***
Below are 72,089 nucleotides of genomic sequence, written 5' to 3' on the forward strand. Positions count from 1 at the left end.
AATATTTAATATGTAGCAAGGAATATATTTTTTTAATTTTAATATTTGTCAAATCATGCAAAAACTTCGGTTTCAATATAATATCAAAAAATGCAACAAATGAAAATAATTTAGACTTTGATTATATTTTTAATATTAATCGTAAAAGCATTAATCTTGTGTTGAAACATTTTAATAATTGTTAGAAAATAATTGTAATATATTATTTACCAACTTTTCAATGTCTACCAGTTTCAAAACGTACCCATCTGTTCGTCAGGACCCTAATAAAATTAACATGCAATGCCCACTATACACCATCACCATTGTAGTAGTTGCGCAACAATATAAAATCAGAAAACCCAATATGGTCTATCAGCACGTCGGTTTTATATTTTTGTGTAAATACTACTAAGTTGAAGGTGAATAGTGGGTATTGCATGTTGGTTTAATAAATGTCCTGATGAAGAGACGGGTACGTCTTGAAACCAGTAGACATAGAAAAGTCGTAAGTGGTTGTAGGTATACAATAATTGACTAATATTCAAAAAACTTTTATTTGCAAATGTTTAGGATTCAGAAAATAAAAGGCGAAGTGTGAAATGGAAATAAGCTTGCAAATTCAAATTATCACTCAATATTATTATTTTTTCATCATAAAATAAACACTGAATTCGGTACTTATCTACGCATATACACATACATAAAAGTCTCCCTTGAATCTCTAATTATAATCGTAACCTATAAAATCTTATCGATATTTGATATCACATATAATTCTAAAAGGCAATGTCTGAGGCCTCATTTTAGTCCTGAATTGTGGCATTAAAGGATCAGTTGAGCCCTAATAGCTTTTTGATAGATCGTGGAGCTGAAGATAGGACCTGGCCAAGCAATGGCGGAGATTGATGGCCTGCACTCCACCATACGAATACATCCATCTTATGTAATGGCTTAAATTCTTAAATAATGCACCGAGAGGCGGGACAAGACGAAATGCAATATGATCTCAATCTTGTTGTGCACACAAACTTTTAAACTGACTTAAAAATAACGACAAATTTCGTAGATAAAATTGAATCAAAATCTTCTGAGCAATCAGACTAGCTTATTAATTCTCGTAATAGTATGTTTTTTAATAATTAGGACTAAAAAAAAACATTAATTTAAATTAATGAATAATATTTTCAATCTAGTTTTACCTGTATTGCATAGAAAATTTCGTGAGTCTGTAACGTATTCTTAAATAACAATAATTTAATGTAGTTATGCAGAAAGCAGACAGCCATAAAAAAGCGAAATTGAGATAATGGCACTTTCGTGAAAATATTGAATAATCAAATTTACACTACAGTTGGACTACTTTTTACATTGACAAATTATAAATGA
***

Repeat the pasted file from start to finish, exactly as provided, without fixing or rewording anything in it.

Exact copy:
Below are 72,089 nucleotides of genomic sequence, written 5' to 3' on the forward strand. Positions count from 1 at the left end.
AATATTTAATATGTAGCAAGGAATATATTTTTTTAATTTTAATATTTGTCAAATCATGCAAAAACTTCGGTTTCAATATAATATCAAAAAATGCAACAAATGAAAATAATTTAGACTTTGATTATATTTTTAATATTAATCGTAAAAGCATTAATCTTGTGTTGAAACATTTTAATAATTGTTAGAAAATAATTGTAATATATTATTTACCAACTTTTCAATGTCTACCAGTTTCAAAACGTACCCATCTGTTCGTCAGGACCCTAATAAAATTAACATGCAATGCCCACTATACACCATCACCATTGTAGTAGTTGCGCAACAATATAAAATCAGAAAACCCAATATGGTCTATCAGCACGTCGGTTTTATATTTTTGTGTAAATACTACTAAGTTGAAGGTGAATAGTGGGTATTGCATGTTGGTTTAATAAATGTCCTGATGAAGAGACGGGTACGTCTTGAAACCAGTAGACATAGAAAAGTCGTAAGTGGTTGTAGGTATACAATAATTGACTAATATTCAAAAAACTTTTATTTGCAAATGTTTAGGATTCAGAAAATAAAAGGCGAAGTGTGAAATGGAAATAAGCTTGCAAATTCAAATTATCACTCAATATTATTATTTTTTCATCATAAAATAAACACTGAATTCGGTACTTATCTACGCATATACACATACATAAAAGTCTCCCTTGAATCTCTAATTATAATCGTAACCTATAAAATCTTATCGATATTTGATATCACATATAATTCTAAAAGGCAATGTCTGAGGCCTCATTTTAGTCCTGAATTGTGGCATTAAAGGATCAGTTGAGCCCTAATAGCTTTTTGATAGATCGTGGAGCTGAAGATAGGACCTGGCCAAGCAATGGCGGAGATTGATGGCCTGCACTCCACCATACGAATACATCCATCTTATGTAATGGCTTAAATTCTTAAATAATGCACCGAGAGGCGGGACAAGACGAAATGCAATATGATCTCAATCTTGTTGTGCACACAAACTTTTAAACTGACTTAAAAATAACGACAAATTTCGTAGATAAAATTGAATCAAAATCTTCTGAGCAATCAGACTAGCTTATTAATTCTCGTAATAGTATGTTTTTTAATAATTAGGACTAAAAAAAAACATTAATTTAAATTAATGAATAATATTTTCAATCTAGTTTTACCTGTATTGCATAGAAAATTTCGTGAGTCTGTAACGTATTCTTAAATAACAATAATTTAATGTAGTTATGCAGAAAGCAGACAGCCATAAAAAAGCGAAATTGAGATAATGGCACTTTCGTGAAAATATTGAATAATCAAATTTACACTACAGTTGGACTACTTTTTACATTGACAAATTATAAATGA